WDR Symphonieorchester Chamber Players
Following what Fanfare described as «characterful, cogent, committed» accounts of Beethoven string quintets last year, the WDR players turn their attention to the chamber works which the eighty-year -old Bruch composed in 1918, inspired by the virtuoso violinist Willy Hess (who had performed in the premieres of his Double Concerto for Clarinet and Viola and the Konzertstück for Violin and Orchestra). Max Bruch (1838-1920) saw music as «the language of God» and was confirmed in his romantic worldview by a long and happy marriage with the singer Clara Tuczek and an equally successful career. At the height of his fame, he spent three seasons as the conductor of the Liverpool Philharmonic Society.
Virtigo | Juni 2021
How many Swiss citizens does it take to change a light bulb? (As you may know, we recently shot down a law involving CO2 that should have helped us on the way out of our environmental misery.) Now I wonder: how many active citizens does it take for a society to change? Really only six percent? Is that how many of us need to jump on our bicycles, take to the streets, demonstrate, march, hold up banners and call for international solidarity until we can make our demands more concrete? How many people would have to agree among themselves? And could they? (If two conservatives meet, they are happy; if two lefties or greenies meet, neither is left or green enough for the other.) And even if they agreed, would they be capable of creating the consensus needed for change to happen? The climate is everyone’s headache. Coastal cities, mountain villages and arid areas are bracing themselves, African and Asian climate refugees are on the run. Homeowners are worried, storm follows storm, heat wave follows heat wave, fire follows fire, flood follows flood, landslide follows landslide, eruption follows eruption, earthquake follows earthquake and still there is no jolt going through our society. I go on vacation by train (flying is even more ineffective now) and try to keep my footprint small in other ways as well. I express my love of nature and of the environment in many ways, but it is not enough, even if hundreds of thousands of us behave this way. Change doesn’t just happen bottom up, it must also come from industry, from government, from businesses, from manufacturers and farms. Is the climate perhaps not sexy enough? How critical is the mass? Where and how can people be turned around? Where are the advertisers and public relationists who’ll give the fight for Mother Earth and against mass extinction a more winning image? One that creates in us an urgent desire to invest large sums of money in the environment and to earn money from this project. Repeat after me: My weather, my climate, my world!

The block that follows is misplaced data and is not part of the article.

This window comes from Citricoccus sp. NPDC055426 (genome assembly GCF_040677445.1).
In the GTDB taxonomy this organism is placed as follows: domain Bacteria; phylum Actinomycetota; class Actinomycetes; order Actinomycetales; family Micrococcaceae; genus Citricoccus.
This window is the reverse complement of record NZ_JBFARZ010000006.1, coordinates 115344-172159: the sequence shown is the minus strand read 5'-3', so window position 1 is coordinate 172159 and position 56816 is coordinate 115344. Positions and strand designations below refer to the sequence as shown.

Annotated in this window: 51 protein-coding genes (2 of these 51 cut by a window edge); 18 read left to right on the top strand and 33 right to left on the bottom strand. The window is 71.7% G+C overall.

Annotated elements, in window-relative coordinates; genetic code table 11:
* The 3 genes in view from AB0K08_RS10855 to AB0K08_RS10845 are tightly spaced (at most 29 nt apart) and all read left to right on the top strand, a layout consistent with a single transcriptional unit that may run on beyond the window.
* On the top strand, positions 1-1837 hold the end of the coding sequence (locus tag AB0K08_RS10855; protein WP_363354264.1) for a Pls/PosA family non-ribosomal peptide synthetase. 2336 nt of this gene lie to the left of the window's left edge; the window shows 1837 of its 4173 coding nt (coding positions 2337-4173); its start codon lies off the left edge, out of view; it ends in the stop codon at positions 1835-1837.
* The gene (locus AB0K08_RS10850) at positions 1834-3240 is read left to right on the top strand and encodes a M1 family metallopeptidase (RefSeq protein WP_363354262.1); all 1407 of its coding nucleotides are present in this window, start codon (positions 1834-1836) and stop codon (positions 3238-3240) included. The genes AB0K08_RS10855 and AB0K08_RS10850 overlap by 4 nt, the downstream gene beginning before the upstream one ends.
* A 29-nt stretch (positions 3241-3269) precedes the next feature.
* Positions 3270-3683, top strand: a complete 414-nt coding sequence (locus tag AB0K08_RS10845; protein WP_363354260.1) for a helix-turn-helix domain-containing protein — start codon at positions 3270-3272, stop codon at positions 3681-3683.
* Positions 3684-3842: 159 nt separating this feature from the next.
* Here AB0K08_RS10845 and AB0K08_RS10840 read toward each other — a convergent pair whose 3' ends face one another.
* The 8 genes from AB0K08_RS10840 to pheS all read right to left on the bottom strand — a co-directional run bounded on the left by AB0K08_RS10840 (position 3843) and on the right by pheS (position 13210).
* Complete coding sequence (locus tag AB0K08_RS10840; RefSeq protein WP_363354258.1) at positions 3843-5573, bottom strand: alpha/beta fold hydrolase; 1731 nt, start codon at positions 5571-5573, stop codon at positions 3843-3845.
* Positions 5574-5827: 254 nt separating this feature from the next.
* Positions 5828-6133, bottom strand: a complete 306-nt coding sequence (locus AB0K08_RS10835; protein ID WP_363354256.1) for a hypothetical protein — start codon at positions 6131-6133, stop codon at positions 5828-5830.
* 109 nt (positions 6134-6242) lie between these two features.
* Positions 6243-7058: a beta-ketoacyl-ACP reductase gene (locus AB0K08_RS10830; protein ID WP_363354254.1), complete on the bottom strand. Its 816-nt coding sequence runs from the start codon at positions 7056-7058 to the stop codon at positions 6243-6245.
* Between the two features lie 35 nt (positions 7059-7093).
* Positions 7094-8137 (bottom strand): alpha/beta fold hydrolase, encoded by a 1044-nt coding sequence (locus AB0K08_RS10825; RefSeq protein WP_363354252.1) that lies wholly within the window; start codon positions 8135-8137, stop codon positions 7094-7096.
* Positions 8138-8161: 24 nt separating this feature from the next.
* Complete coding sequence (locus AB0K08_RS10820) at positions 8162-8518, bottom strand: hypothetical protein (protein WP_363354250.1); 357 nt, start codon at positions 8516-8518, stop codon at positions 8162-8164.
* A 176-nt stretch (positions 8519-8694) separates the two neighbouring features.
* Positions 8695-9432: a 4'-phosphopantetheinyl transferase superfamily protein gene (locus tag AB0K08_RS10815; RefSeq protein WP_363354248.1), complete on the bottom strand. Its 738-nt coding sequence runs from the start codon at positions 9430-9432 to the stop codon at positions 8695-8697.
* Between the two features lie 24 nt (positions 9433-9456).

Susanne G. Seiler
A Vendor of Dreams
(After Ben Okri)
Vendor of Dreams
You are a recorder of rag-ridden destinies,
You sell us phantasies in cloud-packets.
Our favourite dreams are of incidents at
The shrine, masquing with masquerades,
Placating the jealous gods
After all, it is only Lactogen,
a quiet hallucinogen.
Night, and you must pay for the
murdered sleep of the world.
In your best nightmare
you unscrew your head
and hide it under your armpit,